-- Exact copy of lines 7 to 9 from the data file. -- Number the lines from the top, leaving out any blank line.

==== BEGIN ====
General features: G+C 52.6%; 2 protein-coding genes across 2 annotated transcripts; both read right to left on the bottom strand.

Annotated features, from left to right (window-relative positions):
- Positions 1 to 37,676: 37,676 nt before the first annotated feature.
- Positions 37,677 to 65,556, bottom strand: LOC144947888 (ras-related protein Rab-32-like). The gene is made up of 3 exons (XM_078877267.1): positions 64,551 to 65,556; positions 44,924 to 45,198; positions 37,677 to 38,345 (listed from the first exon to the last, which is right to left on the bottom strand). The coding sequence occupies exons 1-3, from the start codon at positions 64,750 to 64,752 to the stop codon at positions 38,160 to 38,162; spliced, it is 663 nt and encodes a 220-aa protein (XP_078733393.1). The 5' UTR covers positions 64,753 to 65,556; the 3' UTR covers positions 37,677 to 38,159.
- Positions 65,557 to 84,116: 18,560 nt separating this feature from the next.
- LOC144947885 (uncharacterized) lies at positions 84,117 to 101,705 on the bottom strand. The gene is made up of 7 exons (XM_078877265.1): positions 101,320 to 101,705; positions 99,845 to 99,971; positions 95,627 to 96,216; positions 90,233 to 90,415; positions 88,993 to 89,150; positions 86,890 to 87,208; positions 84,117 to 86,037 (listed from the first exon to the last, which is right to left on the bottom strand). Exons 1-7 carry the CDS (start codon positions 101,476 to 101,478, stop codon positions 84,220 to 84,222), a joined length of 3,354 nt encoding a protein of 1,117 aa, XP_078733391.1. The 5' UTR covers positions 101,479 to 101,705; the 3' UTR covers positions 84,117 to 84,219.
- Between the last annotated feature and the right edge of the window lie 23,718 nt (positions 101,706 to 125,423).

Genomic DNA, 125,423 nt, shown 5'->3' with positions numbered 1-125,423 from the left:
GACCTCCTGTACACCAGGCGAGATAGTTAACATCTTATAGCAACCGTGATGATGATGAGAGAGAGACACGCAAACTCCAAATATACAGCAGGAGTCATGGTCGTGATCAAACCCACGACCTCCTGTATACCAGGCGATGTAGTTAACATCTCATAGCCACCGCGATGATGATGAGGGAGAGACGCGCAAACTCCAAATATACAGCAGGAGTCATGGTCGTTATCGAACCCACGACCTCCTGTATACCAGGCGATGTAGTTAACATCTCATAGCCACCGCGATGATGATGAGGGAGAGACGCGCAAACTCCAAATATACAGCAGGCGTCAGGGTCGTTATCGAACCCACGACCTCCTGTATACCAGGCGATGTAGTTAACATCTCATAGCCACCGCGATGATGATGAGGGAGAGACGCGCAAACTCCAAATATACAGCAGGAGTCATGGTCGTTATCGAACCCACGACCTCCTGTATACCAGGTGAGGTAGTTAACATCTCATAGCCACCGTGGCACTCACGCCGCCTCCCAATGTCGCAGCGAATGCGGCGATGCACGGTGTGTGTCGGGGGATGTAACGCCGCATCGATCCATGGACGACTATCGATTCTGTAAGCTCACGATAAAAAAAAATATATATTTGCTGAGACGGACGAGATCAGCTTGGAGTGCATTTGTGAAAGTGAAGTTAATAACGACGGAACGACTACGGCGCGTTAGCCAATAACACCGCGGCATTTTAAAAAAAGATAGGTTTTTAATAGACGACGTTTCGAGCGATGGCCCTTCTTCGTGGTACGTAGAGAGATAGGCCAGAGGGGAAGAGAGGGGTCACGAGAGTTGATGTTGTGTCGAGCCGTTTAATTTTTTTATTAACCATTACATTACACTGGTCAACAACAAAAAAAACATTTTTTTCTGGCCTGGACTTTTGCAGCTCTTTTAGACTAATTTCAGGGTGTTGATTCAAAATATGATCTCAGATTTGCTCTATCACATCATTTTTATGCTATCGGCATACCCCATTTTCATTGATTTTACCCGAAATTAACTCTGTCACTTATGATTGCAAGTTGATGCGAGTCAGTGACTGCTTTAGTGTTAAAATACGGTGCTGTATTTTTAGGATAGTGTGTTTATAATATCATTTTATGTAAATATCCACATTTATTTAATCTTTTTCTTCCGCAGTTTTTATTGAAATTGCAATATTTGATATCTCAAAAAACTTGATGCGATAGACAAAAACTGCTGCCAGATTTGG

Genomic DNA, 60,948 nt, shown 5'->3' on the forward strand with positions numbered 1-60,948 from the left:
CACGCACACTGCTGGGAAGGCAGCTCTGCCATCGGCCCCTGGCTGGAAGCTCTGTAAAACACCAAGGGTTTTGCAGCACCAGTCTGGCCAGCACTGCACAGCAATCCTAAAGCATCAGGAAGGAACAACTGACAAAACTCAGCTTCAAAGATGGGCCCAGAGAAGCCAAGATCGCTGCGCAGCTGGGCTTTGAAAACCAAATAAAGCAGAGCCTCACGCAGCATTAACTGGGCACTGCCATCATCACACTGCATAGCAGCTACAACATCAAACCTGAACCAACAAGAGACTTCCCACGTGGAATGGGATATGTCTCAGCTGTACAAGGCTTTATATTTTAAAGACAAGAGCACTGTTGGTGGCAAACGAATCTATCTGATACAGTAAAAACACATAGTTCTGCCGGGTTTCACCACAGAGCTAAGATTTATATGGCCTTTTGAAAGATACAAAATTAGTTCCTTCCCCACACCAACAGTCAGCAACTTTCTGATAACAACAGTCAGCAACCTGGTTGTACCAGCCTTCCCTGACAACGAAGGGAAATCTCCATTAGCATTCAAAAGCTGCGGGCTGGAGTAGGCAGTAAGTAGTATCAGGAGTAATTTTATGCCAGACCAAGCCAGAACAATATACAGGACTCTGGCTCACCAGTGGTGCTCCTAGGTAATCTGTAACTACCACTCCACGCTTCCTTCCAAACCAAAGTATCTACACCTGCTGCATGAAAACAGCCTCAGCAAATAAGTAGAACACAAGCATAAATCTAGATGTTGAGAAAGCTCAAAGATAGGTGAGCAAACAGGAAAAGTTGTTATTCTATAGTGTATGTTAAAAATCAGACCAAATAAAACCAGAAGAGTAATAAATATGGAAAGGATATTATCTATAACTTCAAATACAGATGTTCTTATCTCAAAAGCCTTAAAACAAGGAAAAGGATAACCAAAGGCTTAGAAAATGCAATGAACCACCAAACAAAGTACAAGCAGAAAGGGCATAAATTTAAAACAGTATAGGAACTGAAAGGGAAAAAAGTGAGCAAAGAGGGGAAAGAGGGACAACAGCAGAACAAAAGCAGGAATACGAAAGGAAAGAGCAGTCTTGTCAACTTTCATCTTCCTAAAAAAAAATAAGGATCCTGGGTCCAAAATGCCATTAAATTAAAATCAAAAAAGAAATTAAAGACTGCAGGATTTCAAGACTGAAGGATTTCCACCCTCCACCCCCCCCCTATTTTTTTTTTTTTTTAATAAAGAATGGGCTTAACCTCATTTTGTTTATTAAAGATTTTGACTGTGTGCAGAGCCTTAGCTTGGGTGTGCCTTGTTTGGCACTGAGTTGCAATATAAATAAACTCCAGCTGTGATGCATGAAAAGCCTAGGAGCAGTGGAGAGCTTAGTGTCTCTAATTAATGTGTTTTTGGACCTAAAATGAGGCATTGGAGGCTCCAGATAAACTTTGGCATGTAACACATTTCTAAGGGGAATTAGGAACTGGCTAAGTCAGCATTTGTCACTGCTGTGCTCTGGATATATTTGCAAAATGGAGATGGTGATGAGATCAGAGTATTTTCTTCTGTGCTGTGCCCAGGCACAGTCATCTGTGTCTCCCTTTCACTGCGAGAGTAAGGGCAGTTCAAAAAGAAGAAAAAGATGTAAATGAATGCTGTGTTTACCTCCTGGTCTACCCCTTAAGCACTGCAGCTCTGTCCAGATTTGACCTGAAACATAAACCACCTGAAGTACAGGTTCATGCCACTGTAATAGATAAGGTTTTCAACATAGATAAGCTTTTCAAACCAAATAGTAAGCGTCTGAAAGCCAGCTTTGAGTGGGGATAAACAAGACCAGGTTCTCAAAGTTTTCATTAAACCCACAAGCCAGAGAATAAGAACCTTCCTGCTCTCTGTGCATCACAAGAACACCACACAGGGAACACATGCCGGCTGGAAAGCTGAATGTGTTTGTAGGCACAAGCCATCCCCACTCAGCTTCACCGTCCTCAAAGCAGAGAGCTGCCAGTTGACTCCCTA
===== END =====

- Between the last annotated feature and the right edge of the window lie 23,718 nt (positions 101,706 to 125,423).

Genomic DNA, 125,423 nt, shown 5'->3' with positions numbered 1-125,423 from the left:
GACCTCCTGTACACCAGGCGAGATAGTTAACATCTTATAGCAACCGTGATGATGATGAGAGAGAGACACGCAAACTCCAAATATACAGCAGGAGTCATGGTCGTGATCAAACCCACGACCTCCTGTATACCAGGCGATGTAGTTAACATCTCATAGCCACCGCGATGATGATGAGGGAGAGACGCGCAAACTCCAAATATACAGCAGGAGTCATGGTCGTTATCGAACCCACGACCTCCTGTATACCAGGCGATGTAGTTAACATCTCATAGCCACCGCGATGATGATGAGGGAGAGACGCGCAAACTCCAAATATACAGCAGGCGTCAGGGTCGTTATCGAACCCACGACCTCCTGTATACCAGGCGATGTAGTTAACATCTCATAGCCACCGCGATGATGATGAGGGAGAGACGCGCAAACTCCAAATATACAGCAGGAGTCATGGTCGTTATCGAACCCACGACCTCCTGTATACCAGGTGAGGTAGTTAACATCTCATAGCCACCGTGGCACTCACGCCGCCTCCCAATGTCGCAGCGAATGCGGCGATGCACGGTGTGTGTCGGGGGATGTAACGCCGCATCGATCCATGGACGACTATCGATTCTGTAAGCTCACGATAAAAAAAAATATATATTTGCTGAGACGGACGAGATCAGCTTGGAGTGCATTTGTGAAAGTGAAGTTAATAACGACGGAACGACTACGGCGCGTTAGCCAATAACACCGCGGCATTTTAAAAAAAGATAGGTTTTTAATAGACGACGTTTCGAGCGATGGCCCTTCTTCGTGGTACGTAGAGAGATAGGCCAGAGGGGAAGAGAGGGGTCACGAGAGTTGATGTTGTGTCGAGCCGTTTAATTTTTTTATTAACCATTACATTACACTGGTCAACAACAAAAAAAACATTTTTTTCTGGCCTGGACTTTTGCAGCTCTTTTAGACTAATTTCAGGGTGTTGATTCAAAATATGATCTCAGATTTGCTCTATCACATCATTTTTATGCTATCGGCATACCCCATTTTCATTGATTTTACCCGAAATTAACTCTGTCACTTATGATTGCAAGTTGATGCGAGTCAGTGACTGCTTTAGTGTTAAAATACGGTGCTGTATTTTTAGGATAGTGTGTTTATAATATCATTTTATGTAAATATCCACATTTATTTAATCTTTTTCTTCCGCAGTTTTTATTGAAATTGCAATATTTGATATCTCAAAAAACTTGATGCGATAGACAAAAACTGCTGCCAGATTTGG